In my future biology classroom there are two main goals that I will strive to teach my students through different types of lessons. The first, is that as the students advance in science they must learn how to separate what is scientific fact from the myths that are so easily created and believed by society. The second goal is for the students to learn how to work in groups since most science careers involve working in research teams as well as to be able to develop hypotheses based on experience and prior knowledge with that team.
These goals could be taught through giving a lesson on meiosis, the production of gamete cells, as well as the growth and development of babies. Day one would be spent discussing how babies develop and the differences in the developmental stages, which ultimately result in the sex of the baby. After learning about what biologically causes someone to be born a male or female, the second day can be spent exploring sex verses gender.
To begin the lesson, I would split the class up into laboratory groups, that consisted of both boys and girls. Their first task would be to as a team, develop a hypothesis on what they believe to be the definitions of sex and gender. Once every group had their definitions the class as a whole would come to a consensus on the two definitions. If I believe they reached the correct conclusion, I would ask the students a question similar to this: “now that you all understand what biologically determines the sex of a person, what traits (physical or emotional) do you think makes someone a man or a woman?” The lab groups would then generate lists of traits, making sure to state where those traits come from…in other words hormones, genes, peer pressure, the media, etc. From there we would rejoin as a class to discuss the traits they all came up with and look for connections between types of traits and their sources, especially the traits that can be tied to social influences.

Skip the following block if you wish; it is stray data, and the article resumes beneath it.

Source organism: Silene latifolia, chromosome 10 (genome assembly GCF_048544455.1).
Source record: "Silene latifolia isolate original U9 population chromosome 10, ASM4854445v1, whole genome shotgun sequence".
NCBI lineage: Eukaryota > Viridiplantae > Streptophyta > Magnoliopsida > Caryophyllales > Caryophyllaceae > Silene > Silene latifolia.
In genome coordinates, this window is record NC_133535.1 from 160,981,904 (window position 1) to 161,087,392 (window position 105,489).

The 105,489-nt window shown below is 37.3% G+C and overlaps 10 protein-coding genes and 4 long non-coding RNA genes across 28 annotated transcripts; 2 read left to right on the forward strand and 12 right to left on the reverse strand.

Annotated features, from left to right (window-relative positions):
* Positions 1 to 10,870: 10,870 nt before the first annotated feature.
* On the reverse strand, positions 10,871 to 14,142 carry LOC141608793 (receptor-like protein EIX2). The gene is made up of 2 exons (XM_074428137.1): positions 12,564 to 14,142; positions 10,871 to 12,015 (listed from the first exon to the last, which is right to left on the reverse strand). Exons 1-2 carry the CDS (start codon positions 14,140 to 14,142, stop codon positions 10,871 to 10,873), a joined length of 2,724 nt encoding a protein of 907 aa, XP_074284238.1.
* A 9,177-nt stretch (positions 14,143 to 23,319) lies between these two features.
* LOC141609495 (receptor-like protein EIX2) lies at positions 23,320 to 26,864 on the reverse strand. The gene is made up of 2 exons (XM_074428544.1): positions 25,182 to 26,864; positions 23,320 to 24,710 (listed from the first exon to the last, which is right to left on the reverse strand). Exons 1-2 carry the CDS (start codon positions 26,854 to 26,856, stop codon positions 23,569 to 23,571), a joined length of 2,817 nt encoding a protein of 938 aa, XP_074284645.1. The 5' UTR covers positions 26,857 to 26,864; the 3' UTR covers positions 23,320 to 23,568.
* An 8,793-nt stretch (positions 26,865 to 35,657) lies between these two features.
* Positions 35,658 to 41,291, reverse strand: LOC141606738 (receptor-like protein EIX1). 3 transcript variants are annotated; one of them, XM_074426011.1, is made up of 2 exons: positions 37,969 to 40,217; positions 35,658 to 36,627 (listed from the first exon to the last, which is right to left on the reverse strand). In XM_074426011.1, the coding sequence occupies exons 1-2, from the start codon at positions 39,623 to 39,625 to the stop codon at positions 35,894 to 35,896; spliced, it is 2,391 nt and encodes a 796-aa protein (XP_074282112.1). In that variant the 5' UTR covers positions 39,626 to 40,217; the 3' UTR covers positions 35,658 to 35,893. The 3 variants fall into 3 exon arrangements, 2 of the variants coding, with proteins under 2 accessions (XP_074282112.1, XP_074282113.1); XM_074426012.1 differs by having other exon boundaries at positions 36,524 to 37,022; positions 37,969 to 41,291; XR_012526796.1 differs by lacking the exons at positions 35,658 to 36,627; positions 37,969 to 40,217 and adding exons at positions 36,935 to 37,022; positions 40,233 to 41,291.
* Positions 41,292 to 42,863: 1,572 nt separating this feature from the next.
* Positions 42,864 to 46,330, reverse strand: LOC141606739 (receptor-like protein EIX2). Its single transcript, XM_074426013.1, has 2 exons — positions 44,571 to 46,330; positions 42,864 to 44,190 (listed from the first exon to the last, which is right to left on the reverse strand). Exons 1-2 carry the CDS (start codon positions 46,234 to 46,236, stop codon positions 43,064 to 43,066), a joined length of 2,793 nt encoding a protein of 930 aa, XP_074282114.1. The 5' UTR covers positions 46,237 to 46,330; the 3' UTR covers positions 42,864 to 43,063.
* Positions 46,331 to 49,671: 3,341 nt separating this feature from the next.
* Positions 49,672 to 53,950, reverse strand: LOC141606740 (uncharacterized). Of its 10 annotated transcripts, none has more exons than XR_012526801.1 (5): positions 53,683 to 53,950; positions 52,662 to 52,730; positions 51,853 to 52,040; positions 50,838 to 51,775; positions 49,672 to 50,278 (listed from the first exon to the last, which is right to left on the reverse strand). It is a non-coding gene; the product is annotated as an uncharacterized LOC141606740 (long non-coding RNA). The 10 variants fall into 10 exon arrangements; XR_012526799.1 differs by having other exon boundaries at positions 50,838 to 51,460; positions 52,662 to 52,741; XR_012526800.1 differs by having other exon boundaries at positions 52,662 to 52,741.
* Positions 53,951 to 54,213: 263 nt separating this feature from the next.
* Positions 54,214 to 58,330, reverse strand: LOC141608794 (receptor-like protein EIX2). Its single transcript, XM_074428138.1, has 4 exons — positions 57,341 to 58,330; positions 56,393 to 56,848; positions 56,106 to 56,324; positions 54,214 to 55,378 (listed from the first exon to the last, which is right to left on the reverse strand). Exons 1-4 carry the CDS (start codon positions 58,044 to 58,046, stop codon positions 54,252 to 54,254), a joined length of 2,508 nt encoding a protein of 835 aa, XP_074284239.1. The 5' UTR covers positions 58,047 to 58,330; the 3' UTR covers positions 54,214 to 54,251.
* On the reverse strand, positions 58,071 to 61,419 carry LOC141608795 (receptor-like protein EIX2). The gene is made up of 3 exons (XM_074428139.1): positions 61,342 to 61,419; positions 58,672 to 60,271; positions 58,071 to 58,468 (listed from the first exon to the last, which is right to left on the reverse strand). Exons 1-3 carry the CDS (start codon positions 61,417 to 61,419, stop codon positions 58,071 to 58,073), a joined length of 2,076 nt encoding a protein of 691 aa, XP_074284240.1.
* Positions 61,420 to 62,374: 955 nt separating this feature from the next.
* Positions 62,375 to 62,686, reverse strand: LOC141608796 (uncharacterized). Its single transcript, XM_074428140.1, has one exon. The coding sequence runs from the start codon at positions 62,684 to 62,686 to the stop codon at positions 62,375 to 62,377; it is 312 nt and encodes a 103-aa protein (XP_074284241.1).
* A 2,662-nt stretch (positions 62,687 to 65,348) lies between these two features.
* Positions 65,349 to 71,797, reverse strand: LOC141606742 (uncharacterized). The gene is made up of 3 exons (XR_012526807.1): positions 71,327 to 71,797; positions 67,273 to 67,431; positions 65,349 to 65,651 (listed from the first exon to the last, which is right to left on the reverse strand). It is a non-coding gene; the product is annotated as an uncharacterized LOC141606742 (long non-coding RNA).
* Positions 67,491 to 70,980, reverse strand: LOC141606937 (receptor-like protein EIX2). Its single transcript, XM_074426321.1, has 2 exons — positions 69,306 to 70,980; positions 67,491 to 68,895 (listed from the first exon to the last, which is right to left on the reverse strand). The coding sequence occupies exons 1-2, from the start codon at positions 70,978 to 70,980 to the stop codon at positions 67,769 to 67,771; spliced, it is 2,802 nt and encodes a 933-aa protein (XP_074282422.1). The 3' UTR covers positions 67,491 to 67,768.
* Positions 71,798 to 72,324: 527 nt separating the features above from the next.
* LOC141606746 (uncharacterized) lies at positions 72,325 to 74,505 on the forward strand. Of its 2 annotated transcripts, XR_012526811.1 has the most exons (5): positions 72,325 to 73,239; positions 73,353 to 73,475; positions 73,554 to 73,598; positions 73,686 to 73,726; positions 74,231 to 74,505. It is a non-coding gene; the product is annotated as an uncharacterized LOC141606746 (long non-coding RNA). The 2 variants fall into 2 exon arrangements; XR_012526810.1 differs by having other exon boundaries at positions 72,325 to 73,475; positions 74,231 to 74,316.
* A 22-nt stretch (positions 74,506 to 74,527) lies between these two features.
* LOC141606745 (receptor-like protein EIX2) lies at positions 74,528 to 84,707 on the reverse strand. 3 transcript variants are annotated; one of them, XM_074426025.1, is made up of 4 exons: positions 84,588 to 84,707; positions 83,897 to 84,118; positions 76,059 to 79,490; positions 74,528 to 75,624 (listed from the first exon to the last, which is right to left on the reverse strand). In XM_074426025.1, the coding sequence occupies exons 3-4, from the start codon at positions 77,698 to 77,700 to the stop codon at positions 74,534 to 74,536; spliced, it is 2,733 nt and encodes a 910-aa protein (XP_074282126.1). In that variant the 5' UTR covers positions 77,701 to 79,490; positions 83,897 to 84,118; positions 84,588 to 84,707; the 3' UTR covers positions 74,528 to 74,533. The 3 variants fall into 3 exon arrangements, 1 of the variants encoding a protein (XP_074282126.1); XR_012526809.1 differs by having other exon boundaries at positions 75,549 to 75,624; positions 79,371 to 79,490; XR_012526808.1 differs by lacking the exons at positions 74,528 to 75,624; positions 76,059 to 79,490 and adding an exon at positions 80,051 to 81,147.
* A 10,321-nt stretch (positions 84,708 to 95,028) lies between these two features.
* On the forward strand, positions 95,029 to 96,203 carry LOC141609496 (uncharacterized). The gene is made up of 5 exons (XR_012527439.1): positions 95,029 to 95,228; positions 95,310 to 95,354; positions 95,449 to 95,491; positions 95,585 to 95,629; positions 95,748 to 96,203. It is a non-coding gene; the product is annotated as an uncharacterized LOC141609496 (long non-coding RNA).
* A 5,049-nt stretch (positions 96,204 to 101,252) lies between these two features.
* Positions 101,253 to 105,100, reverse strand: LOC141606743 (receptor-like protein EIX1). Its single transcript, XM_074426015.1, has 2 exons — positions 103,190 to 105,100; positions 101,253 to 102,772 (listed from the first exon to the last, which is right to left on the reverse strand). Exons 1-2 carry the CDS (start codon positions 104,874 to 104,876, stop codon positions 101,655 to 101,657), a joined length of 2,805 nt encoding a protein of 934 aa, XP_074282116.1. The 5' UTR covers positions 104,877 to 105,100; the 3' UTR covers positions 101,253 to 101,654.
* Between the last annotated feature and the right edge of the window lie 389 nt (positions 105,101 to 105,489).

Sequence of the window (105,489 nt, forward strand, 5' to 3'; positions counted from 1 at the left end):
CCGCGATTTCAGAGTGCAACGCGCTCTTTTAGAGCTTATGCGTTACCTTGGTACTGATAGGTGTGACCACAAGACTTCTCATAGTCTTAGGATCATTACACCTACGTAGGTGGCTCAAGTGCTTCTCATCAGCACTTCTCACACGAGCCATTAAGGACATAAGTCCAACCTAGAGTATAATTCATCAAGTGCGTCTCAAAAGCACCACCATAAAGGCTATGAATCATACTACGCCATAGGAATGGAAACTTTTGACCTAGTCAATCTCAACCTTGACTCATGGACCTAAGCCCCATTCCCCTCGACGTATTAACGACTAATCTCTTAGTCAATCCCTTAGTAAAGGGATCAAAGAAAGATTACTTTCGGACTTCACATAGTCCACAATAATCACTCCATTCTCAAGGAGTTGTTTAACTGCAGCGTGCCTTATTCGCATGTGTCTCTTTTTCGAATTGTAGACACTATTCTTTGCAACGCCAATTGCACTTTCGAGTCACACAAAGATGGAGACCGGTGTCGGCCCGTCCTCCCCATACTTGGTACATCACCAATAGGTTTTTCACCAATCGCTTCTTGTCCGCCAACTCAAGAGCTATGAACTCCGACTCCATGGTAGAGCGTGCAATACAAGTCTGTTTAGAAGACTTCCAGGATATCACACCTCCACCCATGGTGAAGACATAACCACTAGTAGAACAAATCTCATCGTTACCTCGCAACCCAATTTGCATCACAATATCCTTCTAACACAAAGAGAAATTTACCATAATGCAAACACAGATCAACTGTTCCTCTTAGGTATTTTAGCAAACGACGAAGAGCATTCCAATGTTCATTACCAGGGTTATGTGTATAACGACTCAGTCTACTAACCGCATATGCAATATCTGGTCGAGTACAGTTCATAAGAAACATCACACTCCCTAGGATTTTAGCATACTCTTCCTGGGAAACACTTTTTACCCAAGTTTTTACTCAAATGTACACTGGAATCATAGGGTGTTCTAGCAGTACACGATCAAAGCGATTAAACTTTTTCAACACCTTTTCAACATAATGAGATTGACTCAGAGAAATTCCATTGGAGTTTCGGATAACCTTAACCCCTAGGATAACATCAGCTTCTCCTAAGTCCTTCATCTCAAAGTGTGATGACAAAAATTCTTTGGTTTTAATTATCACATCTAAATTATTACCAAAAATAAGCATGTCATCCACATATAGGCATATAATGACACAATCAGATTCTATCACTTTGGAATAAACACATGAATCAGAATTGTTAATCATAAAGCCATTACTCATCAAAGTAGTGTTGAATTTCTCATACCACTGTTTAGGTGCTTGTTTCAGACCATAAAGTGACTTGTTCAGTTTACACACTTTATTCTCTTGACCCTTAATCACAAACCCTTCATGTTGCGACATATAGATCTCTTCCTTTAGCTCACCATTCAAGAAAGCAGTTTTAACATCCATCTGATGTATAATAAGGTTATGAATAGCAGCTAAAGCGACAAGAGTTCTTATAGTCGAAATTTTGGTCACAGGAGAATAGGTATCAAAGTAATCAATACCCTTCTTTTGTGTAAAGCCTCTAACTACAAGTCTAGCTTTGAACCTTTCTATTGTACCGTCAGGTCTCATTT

A couple of my follow up questions could include, “why are some traits determined by biology and why are others determined by society/peers?” “Did you originally think that biology influenced these traits?” “If society controls some of the traits that men and women express, what happens if someone chooses not to express them?”
After asking the last question I would show the class clips from multiple episodes of Glee where characters such as Bieste and Finn defy their gender norms and then get the students’ reactions. Next I would show clips of characters such as Quinn who strictly follows her norms. As a rap up the students would then talk with their groups about ways they both follow and defy their norms as well as come up with a final statement on the difference between sex and gender and how gender can effect people (examples could come from the clips…discrimination, privilege etc.)
By the end of day two, the students should have learned the biology behind sex and the development of babies as well as the main difference between sex and gender. Not only that but the students will have learned how society plays a role, in a subject matter that seems to be strictly biological, but in reality is not. And lastly I hope my students will have begun to recognize why they dress the way they do, or have certain hobbies. And that it is normal to defy your gender norms.